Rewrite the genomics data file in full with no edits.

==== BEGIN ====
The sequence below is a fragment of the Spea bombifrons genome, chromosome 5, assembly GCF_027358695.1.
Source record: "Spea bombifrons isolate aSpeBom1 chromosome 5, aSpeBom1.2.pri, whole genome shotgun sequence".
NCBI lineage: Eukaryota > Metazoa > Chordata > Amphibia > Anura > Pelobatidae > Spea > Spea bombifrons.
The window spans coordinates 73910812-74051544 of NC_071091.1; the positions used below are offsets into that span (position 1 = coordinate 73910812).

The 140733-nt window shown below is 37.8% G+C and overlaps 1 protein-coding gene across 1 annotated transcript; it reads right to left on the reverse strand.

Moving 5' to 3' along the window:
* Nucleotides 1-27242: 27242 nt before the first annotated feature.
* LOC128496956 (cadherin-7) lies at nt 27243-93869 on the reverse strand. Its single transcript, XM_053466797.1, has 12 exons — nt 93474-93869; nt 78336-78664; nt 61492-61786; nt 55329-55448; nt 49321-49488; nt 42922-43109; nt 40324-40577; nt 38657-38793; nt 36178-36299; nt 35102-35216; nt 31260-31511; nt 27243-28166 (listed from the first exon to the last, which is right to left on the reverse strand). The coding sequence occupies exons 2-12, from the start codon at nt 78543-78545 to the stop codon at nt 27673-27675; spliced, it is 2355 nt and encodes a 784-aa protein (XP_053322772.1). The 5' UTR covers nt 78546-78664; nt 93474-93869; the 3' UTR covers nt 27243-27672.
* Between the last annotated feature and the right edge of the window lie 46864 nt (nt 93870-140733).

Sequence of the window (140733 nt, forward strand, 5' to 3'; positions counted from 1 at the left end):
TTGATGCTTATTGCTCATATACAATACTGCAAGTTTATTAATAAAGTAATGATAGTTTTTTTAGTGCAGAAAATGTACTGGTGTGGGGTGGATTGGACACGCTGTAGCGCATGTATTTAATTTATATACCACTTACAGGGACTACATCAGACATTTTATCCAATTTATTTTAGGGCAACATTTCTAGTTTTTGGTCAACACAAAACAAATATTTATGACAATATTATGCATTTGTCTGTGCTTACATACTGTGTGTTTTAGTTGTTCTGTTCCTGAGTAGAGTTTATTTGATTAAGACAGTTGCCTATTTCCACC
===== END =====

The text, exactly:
The sequence below is a fragment of the Spea bombifrons genome, chromosome 5, assembly GCF_027358695.1.
Source record: "Spea bombifrons isolate aSpeBom1 chromosome 5, aSpeBom1.2.pri, whole genome shotgun sequence".
NCBI lineage: Eukaryota > Metazoa > Chordata > Amphibia > Anura > Pelobatidae > Spea > Spea bombifrons.
The window spans coordinates 73910812-74051544 of NC_071091.1; the positions used below are offsets into that span (position 1 = coordinate 73910812).

The 140733-nt window shown below is 37.8% G+C and overlaps 1 protein-coding gene across 1 annotated transcript; it reads right to left on the reverse strand.

Moving 5' to 3' along the window:
* Nucleotides 1-27242: 27242 nt before the first annotated feature.
* LOC128496956 (cadherin-7) lies at nt 27243-93869 on the reverse strand. Its single transcript, XM_053466797.1, has 12 exons — nt 93474-93869; nt 78336-78664; nt 61492-61786; nt 55329-55448; nt 49321-49488; nt 42922-43109; nt 40324-40577; nt 38657-38793; nt 36178-36299; nt 35102-35216; nt 31260-31511; nt 27243-28166 (listed from the first exon to the last, which is right to left on the reverse strand). The coding sequence occupies exons 2-12, from the start codon at nt 78543-78545 to the stop codon at nt 27673-27675; spliced, it is 2355 nt and encodes a 784-aa protein (XP_053322772.1). The 5' UTR covers nt 78546-78664; nt 93474-93869; the 3' UTR covers nt 27243-27672.
* Between the last annotated feature and the right edge of the window lie 46864 nt (nt 93870-140733).

Sequence of the window (140733 nt, forward strand, 5' to 3'; positions counted from 1 at the left end):
TTGATGCTTATTGCTCATATACAATACTGCAAGTTTATTAATAAAGTAATGATAGTTTTTTTAGTGCAGAAAATGTACTGGTGTGGGGTGGATTGGACACGCTGTAGCGCATGTATTTAATTTATATACCACTTACAGGGACTACATCAGACATTTTATCCAATTTATTTTAGGGCAACATTTCTAGTTTTTGGTCAACACAAAACAAATATTTATGACAATATTATGCATTTGTCTGTGCTTACATACTGTGTGTTTTAGTTGTTCTGTTCCTGAGTAGAGTTTATTTGATTAAGACAGTTGCCTATTTCCACC